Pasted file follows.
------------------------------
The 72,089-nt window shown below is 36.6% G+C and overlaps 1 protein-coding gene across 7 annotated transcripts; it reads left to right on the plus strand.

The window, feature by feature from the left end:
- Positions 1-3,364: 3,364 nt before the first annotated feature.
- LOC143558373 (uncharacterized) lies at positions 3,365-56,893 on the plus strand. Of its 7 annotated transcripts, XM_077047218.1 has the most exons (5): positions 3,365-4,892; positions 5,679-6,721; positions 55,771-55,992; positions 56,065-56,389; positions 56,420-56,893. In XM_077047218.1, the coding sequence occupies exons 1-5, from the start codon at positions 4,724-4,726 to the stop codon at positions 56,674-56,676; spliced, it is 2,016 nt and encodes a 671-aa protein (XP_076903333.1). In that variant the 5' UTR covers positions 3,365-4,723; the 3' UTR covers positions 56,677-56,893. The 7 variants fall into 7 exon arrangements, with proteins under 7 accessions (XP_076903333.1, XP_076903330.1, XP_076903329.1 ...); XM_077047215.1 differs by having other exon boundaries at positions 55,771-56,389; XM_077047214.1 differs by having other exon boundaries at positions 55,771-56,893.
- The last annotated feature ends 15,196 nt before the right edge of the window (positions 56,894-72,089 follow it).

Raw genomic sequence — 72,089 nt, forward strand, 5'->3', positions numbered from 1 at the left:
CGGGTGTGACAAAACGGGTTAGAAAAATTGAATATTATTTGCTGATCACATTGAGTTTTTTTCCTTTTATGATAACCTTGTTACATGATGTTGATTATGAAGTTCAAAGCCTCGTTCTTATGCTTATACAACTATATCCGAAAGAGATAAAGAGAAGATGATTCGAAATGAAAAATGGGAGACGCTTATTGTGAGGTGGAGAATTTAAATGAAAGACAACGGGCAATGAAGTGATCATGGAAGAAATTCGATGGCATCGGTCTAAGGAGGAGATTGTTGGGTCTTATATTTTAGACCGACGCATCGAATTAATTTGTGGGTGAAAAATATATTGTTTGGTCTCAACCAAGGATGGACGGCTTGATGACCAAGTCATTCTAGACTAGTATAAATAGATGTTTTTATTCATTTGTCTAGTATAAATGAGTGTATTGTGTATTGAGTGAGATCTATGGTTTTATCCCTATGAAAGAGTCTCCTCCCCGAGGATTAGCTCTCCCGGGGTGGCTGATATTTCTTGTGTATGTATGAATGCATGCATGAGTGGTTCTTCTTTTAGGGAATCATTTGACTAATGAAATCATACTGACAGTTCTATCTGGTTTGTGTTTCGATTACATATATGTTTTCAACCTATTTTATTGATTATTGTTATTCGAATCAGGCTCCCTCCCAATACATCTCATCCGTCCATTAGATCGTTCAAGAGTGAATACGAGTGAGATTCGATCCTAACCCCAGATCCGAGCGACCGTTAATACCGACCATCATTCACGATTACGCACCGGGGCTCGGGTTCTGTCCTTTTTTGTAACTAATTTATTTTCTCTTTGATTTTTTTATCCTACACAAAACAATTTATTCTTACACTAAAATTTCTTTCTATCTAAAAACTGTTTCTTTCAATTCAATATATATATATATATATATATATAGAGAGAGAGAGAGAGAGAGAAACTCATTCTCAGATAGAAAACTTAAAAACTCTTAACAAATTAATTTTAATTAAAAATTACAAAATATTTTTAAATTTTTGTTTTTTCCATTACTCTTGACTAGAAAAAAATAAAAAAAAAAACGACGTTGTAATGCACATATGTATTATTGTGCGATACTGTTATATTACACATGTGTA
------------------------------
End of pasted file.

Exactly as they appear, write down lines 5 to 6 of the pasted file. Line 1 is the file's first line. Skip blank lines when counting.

- The last annotated feature ends 15,196 nt before the right edge of the window (positions 56,894-72,089 follow it).

Raw genomic sequence — 72,089 nt, forward strand, 5'->3', positions numbered from 1 at the left: